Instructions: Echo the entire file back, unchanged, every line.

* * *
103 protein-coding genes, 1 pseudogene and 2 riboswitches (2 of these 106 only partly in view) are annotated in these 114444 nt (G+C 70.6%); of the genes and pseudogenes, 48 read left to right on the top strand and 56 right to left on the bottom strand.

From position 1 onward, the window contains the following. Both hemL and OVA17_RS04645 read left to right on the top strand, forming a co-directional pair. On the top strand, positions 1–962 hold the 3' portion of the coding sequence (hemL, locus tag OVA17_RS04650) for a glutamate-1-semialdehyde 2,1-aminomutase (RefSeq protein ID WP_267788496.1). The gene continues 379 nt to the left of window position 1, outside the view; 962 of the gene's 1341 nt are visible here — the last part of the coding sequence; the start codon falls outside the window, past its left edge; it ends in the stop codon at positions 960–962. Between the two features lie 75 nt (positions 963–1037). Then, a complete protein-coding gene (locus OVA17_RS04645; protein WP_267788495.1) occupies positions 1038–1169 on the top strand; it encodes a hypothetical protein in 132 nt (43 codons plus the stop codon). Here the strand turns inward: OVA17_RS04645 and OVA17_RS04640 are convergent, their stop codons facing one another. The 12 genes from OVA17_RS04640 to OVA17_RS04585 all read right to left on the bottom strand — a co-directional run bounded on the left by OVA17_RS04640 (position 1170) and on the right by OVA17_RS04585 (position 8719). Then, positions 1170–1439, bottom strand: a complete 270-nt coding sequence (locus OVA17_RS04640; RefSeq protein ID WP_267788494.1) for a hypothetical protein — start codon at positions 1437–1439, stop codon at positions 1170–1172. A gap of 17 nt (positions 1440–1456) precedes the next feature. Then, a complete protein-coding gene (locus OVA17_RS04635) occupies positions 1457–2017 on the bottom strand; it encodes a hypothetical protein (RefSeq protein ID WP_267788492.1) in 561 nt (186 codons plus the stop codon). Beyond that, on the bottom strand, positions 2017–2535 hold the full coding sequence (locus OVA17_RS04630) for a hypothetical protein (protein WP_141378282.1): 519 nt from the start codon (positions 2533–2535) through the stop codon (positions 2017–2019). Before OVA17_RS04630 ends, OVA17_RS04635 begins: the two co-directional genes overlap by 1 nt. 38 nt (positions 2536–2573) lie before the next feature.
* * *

103 protein-coding genes, 1 pseudogene and 2 riboswitches (2 of these 106 only partly in view) are annotated in these 114444 nt (G+C 70.6%); of the genes and pseudogenes, 48 read left to right on the top strand and 56 right to left on the bottom strand.

From position 1 onward, the window contains the following. Both hemL and OVA17_RS04645 read left to right on the top strand, forming a co-directional pair. On the top strand, positions 1–962 hold the 3' portion of the coding sequence (hemL, locus tag OVA17_RS04650) for a glutamate-1-semialdehyde 2,1-aminomutase (RefSeq protein ID WP_267788496.1). The gene continues 379 nt to the left of window position 1, outside the view; 962 of the gene's 1341 nt are visible here — the last part of the coding sequence; the start codon falls outside the window, past its left edge; it ends in the stop codon at positions 960–962. Between the two features lie 75 nt (positions 963–1037). Then, a complete protein-coding gene (locus OVA17_RS04645; protein WP_267788495.1) occupies positions 1038–1169 on the top strand; it encodes a hypothetical protein in 132 nt (43 codons plus the stop codon). Here the strand turns inward: OVA17_RS04645 and OVA17_RS04640 are convergent, their stop codons facing one another. The 12 genes from OVA17_RS04640 to OVA17_RS04585 all read right to left on the bottom strand — a co-directional run bounded on the left by OVA17_RS04640 (position 1170) and on the right by OVA17_RS04585 (position 8719). Then, positions 1170–1439, bottom strand: a complete 270-nt coding sequence (locus OVA17_RS04640; RefSeq protein ID WP_267788494.1) for a hypothetical protein — start codon at positions 1437–1439, stop codon at positions 1170–1172. A gap of 17 nt (positions 1440–1456) precedes the next feature. Then, a complete protein-coding gene (locus OVA17_RS04635) occupies positions 1457–2017 on the bottom strand; it encodes a hypothetical protein (RefSeq protein ID WP_267788492.1) in 561 nt (186 codons plus the stop codon). Beyond that, on the bottom strand, positions 2017–2535 hold the full coding sequence (locus OVA17_RS04630) for a hypothetical protein (protein WP_141378282.1): 519 nt from the start codon (positions 2533–2535) through the stop codon (positions 2017–2019). Before OVA17_RS04630 ends, OVA17_RS04635 begins: the two co-directional genes overlap by 1 nt. 38 nt (positions 2536–2573) lie before the next feature.